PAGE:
Russia has not yet used conventional troops or weapons to attack Ukraine, but that does not mean it has not attacked. It has been doing this relentlessly for years, using electronic and psychological weapons.
The United States has also been the target of this, especially with regard to disinformation and campaign influence around the election. But something much worse could come.
But now the stakes are higher. Instead of continuing endless guerrilla wars, Americans must unite to prepare for a serious attack on their electronic infrastructure. This should be given the same sense of urgency that an expected military attack would arouse.
All Americans must consider the consequences of a real cyber war.
As Joshua S. Huminski of The Hill wrote on Sunday, the United States has yet to see what a real cyber war looks like.
“There have been, of course, cyber attacks, intelligence operations and crime on the Internet, but there has been no open war in cyberspace,” he wrote.
Think in the direction of 2017 NotPetya attack on Ukrainein which some computers belonging to the financial, business and power sectors have been erased. Think of mass ransomware attacks, hacking, and other damage that puts financial systems and government at risk. If Russia invades Ukraine, and the United States reacts with dire consequences, as promised by President Joe Biden, the next step could be a complete cyber war.
Last month Politicians said hackers disconnected more than 70 state sites of Ukraine. Microsoft has discovered malware embedded in the government systems of Ukraine, which can run remotely.
A year ago a report appeared Proofpoint Cybersecurity Group found that most of the world’s top information security officers around the world say they are not ready for that, according to The Hill.
Earlier this week, the FBI asked companies in the United States to inform them of “any intensified (cyber) activity against Ukraine or critical US infrastructure.” This includes any attacks on financial, medical and energy issues.
The Cyber Security and Infrastructure Security Agency too announced the announcement “raise the shields.”urging all organizations, large and small, to “take a heightened stance when it comes to cybersecurity and the protection of their most important assets”.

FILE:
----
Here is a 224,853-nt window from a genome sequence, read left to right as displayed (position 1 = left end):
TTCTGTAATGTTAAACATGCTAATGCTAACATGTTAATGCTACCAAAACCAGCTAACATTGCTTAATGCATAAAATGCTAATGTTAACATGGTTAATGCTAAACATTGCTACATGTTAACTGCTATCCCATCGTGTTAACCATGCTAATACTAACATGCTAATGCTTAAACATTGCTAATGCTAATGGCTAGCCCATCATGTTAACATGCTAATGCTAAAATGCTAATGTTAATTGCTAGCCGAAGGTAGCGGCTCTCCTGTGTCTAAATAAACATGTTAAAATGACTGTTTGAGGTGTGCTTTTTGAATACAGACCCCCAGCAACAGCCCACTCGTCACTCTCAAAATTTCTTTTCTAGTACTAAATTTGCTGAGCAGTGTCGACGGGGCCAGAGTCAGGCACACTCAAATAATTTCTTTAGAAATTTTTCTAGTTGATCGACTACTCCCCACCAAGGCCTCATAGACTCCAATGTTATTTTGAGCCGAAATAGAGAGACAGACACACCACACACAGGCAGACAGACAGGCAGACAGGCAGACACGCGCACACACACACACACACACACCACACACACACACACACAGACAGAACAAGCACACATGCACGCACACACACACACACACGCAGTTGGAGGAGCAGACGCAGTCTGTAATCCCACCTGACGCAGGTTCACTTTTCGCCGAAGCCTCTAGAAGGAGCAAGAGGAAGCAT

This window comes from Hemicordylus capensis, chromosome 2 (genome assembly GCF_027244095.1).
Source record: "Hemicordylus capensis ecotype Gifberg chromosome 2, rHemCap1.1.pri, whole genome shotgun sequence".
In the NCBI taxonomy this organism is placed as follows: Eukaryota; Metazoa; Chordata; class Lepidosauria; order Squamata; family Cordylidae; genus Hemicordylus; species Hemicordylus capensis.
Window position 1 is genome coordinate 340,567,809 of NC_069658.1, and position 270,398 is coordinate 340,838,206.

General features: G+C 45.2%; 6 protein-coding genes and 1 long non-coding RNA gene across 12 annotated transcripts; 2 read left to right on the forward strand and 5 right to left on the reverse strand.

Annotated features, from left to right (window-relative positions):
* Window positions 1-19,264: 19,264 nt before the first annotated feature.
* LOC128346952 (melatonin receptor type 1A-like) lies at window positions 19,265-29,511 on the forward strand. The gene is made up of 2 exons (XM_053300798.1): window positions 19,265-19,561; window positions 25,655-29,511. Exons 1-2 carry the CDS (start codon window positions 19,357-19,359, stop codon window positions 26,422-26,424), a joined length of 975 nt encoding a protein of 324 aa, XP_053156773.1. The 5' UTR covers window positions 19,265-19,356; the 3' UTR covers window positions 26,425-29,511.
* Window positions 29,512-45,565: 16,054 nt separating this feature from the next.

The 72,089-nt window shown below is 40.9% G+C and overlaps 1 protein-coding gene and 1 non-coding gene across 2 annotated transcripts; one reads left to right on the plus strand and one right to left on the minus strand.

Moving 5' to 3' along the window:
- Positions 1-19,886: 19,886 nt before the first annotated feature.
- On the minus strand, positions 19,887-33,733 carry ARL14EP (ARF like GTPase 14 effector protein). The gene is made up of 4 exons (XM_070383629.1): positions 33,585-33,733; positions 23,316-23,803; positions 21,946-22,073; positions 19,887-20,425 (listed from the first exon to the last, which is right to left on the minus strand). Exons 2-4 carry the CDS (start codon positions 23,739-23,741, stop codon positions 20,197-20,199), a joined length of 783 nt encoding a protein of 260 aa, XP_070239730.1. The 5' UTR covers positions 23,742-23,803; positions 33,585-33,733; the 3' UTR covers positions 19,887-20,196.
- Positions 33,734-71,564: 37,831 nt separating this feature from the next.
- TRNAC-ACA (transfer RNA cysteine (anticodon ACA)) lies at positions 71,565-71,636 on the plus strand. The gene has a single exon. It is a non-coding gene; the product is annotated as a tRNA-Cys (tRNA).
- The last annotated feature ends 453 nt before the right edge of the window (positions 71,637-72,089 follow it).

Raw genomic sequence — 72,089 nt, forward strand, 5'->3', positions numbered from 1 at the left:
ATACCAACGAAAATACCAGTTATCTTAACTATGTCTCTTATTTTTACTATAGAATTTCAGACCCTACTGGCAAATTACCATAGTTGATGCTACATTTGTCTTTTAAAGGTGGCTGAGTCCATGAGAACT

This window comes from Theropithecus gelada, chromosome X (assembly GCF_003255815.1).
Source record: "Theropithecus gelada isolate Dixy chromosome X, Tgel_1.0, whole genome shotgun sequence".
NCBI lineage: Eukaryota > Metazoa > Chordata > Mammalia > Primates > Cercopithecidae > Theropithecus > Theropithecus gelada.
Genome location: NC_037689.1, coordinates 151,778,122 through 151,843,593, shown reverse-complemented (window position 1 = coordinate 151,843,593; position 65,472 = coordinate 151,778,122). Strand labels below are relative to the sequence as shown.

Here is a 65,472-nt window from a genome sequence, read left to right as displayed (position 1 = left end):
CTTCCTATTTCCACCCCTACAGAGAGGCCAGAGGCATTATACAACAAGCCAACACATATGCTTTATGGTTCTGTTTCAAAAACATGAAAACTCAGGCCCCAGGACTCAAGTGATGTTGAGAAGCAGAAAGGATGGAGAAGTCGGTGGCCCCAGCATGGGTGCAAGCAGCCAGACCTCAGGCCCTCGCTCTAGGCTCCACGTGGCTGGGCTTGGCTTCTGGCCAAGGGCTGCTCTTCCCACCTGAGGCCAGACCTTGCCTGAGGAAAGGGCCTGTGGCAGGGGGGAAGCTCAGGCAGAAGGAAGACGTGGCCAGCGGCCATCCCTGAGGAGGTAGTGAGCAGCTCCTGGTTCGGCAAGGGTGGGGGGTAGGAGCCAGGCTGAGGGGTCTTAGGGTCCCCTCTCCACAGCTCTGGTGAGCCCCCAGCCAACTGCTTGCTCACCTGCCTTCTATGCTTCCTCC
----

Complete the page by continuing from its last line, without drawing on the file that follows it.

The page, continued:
These threats are a step up from tactics in the past that have been aimed at exacerbating political differences in the United States.
Young Mi Kim, a professor at the University of Wisconsin-Madison School of Journalism and an expert on political communication in digital media, revealed many of these tactics ahead of the 2020 election.
“Russian trolls pretended to be American people, including political groups and candidates,” she wrote. Brennan Center for Justice. “They tried to sow division, targeting left and right posts to provoke outrage, fear and hostility. Much of their work seemed to be aimed at discouraging some people from voting. And they focused on the swing states. ”
There were also more direct attacks. It is believed that the Russians hacked it Illinois Election Database 2020. It was assumed that they somehow did not change the vote, but changed personal information may have been stolen from many voters.
None of this seemed to affect the record turnout, but this tactic may seem insignificant compared to total cyberwarfare.
The Biden administration is undoubtedly aware of these threats. The question is whether it is doing enough and whether American companies, financial institutions and governments are sufficiently informed and prepared. Is Washington ready to help them prepare?
In a world where so much life now depends on the Internet and virtual transactions, this is hardly a trivial matter.